John Locke (1632–1704) is considered one of the most important philosophers of the modern era and the first of what are often called ‘the Great British Empiricists.’ His major work, An Essay Concerning Human Understanding, was the single most widely read academic text in Britain for fifty years after its publication and set new limits to the scope and certainty of what we can claim to know about ourselves and the natural world. The Declaration of Independence and the United States Constitution were both highly influenced by Locke’s libertarian philosophical ideas, and Locke continues to have an impact on political thought, both conservative and liberal. It is less commonly known that Locke was a practicing physician, an influential interpreter of the Bible, and a policy maker in the English Carolina colonies.

The Lockean Mind provides a comprehensive survey of Locke’s work, not only placing it in its historical context but also exploring its contemporary significance. Comprising almost sixty chapters by a superb team of international contributors, the volume is divided into twelve parts covering the full range of Locke’s thought:

  • Historical Background
  • Locke’s Interlocutors
  • Locke’s Epistemology
  • Locke’s Philosophy of Mind
  • Locke on Philosophy of Language and Logic
  • Locke’s Metaphysics
  • Locke’s Natural Philosophy
  • Locke’s Moral Philosophy
  • Locke on Education
  • Locke’s Political Philosophy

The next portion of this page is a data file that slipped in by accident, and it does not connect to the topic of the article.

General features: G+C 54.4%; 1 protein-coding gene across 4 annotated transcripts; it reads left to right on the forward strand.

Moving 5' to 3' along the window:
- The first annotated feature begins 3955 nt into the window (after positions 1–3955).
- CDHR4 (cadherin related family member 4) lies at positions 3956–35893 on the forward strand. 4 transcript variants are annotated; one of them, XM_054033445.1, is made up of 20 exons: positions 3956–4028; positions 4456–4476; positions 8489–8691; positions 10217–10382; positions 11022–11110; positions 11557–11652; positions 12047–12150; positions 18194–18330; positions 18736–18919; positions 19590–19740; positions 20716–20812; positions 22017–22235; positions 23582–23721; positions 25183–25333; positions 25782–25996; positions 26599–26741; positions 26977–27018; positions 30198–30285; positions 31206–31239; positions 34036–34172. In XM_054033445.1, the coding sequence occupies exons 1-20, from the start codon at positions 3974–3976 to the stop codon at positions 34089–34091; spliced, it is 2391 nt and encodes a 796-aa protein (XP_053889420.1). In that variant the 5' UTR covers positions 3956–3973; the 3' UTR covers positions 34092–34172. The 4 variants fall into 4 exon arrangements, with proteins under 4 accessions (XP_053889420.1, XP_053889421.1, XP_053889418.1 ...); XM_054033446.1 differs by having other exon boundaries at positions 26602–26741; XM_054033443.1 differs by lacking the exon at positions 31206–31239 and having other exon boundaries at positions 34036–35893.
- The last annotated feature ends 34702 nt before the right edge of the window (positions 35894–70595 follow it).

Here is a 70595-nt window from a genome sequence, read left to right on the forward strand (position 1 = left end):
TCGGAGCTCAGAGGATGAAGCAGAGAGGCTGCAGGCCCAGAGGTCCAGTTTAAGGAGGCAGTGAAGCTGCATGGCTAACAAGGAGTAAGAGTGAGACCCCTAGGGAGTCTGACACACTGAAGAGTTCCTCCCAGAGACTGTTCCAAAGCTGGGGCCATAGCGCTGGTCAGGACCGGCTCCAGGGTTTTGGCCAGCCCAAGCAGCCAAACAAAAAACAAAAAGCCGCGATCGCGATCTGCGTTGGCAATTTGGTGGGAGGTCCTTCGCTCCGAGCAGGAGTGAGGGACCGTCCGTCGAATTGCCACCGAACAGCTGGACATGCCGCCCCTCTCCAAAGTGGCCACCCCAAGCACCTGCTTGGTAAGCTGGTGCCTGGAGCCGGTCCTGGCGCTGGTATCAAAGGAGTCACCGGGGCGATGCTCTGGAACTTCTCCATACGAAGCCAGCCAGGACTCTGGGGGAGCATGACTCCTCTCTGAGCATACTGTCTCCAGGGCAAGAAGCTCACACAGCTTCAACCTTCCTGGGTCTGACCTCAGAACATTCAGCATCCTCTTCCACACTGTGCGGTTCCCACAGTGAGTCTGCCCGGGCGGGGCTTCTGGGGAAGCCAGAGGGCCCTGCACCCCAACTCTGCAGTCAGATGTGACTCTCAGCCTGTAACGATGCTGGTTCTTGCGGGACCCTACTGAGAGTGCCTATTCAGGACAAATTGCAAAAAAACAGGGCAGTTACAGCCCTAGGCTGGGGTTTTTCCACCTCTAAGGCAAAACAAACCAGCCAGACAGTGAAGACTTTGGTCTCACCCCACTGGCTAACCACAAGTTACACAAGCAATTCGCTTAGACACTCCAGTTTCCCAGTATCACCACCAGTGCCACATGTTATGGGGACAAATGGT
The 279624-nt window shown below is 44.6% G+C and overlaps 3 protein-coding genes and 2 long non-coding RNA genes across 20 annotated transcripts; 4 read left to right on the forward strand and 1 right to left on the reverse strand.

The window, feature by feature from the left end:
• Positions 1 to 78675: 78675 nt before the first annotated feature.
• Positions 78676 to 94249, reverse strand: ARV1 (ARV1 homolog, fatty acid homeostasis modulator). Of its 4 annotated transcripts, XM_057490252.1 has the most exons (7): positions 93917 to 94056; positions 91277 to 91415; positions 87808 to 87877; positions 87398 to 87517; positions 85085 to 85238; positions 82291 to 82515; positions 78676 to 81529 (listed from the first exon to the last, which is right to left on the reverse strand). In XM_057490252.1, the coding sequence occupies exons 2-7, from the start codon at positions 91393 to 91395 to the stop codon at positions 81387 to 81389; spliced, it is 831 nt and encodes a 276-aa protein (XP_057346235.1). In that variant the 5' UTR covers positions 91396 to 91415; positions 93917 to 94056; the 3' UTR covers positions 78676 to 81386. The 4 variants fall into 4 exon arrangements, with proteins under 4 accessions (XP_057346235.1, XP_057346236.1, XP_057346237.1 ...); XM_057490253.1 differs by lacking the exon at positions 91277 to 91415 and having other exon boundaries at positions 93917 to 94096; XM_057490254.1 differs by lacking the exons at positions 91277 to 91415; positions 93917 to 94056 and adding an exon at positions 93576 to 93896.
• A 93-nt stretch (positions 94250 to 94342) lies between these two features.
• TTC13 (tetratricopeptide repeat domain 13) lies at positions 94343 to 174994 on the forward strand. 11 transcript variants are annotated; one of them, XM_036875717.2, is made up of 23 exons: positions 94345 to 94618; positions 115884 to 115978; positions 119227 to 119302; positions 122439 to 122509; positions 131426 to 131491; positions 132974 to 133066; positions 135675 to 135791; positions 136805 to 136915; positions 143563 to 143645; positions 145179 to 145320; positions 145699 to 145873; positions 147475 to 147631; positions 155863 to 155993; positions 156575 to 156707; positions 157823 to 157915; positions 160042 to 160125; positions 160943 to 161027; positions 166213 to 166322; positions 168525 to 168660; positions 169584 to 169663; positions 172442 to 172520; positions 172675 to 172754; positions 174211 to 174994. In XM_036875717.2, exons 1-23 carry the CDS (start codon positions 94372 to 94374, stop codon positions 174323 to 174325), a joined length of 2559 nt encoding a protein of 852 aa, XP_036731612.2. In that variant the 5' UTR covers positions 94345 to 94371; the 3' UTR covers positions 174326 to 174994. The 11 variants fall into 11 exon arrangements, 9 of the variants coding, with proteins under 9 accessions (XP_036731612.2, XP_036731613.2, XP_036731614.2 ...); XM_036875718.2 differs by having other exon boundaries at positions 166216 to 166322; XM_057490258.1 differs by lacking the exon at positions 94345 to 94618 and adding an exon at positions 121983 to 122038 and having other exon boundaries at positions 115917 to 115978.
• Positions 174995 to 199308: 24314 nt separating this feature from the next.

• Locke’s Social Philosophy
  • Locke on Religion

Essential reading for students and researchers in philosophy, Locke’s work is central to epistemology; metaphysics; philosophy of mind; philosophy of language; natural philosophy; ethical, legal-political, and social philosophy; as well as philosophy of education and philosophy of religion. This volume will also be a valuable resource to those in related humanities and social sciences disciplines with an interest in John Locke.

part 1|7 pages

Historical background

chapter 1|5 pages

Life and works

part 2|40 pages

Locke's interlocutors

chapter 2|7 pages

Locke and William Molyneux

chapter 5|5 pages

Locke and Edward Stillingfleet

chapter 6|6 pages

Locke and Anthony Collins

chapter 7|3 pages

Locke and Jonas Proast

chapter 8|6 pages

Locke and Philippus van Limborch

part 3|51 pages

Locke's epistemology

chapter 9|11 pages

Locke against the nativists

chapter 11|12 pages

Locke on knowledge and opinion

chapter 13|10 pages

Locke on cognitive bias

Of the Conduct of the Understanding and diseases of the mind

part 4|59 pages

Locke's philosophy of mind

part 5|38 pages

Locke on philosophy of language and logic

part 6|62 pages

Locke's metaphysics

part 7|74 pages

Locke's natural philosophy

chapter 29|10 pages

Locke on physiology and medicine

chapter 30|13 pages

Locke on scientific methodology

chapter 31|9 pages

Locke and corpuscularianism

chapter 33|12 pages

Locke on essences

chapter 35|9 pages

Locke, Newton, and Edmund Law

part 8|43 pages

Locke's moral philosophy

chapter 36|10 pages

Locke's metaethics

chapter 37|9 pages

Locke on knowledge of morality

chapter 38|10 pages

Locke's moral psychology

part 9|33 pages

Locke on education

part 10|58 pages

Locke's political philosophy

chapter 44|10 pages

Locke on property

chapter 45|8 pages

Locke on consent

chapter 46|10 pages

Locke and executive power

chapter 47|9 pages

Locke on toleration

Rejecting the sovereign remedy

part 11|56 pages

Locke's social philosophy

chapter 50|11 pages

Locke on slavery

chapter 51|9 pages

Locke on marriage

chapter 53|13 pages

Locke on midwifery and childbirth

A glimpse of a sexist epistemology?